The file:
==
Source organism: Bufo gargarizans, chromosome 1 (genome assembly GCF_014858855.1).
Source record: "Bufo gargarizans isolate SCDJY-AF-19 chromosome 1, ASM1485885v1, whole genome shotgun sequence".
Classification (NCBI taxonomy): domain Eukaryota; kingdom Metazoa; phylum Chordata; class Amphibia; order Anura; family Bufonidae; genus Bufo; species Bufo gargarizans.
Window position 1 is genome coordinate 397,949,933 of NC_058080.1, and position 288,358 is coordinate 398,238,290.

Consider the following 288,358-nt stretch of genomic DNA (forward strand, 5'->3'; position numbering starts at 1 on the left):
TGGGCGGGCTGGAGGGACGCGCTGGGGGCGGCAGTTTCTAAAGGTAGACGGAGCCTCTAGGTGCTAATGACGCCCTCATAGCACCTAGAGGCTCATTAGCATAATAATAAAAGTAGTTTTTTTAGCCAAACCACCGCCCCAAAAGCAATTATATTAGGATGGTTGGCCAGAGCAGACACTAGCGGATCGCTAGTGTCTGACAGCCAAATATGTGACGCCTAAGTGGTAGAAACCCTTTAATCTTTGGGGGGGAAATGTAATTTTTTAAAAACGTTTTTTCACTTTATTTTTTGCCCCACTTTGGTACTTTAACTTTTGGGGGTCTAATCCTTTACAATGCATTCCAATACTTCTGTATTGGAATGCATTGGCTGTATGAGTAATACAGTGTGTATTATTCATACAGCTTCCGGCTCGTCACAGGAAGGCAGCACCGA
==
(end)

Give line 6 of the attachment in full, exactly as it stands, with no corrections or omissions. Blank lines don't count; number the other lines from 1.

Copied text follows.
TGGGCGGGCTGGAGGGACGCGCTGGGGGCGGCAGTTTCTAAAGGTAGACGGAGCCTCTAGGTGCTAATGACGCCCTCATAGCACCTAGAGGCTCATTAGCATAATAATAAAAGTAGTTTTTTTAGCCAAACCACCGCCCCAAAAGCAATTATATTAGGATGGTTGGCCAGAGCAGACACTAGCGGATCGCTAGTGTCTGACAGCCAAATATGTGACGCCTAAGTGGTAGAAACCCTTTAATCTTTGGGGGGGAAATGTAATTTTTTAAAAACGTTTTTTCACTTTATTTTTTGCCCCACTTTGGTACTTTAACTTTTGGGGGTCTAATCCTTTACAATGCATTCCAATACTTCTGTATTGGAATGCATTGGCTGTATGAGTAATACAGTGTGTATTATTCATACAGCTTCCGGCTCGTCACAGGAAGGCAGCACCGA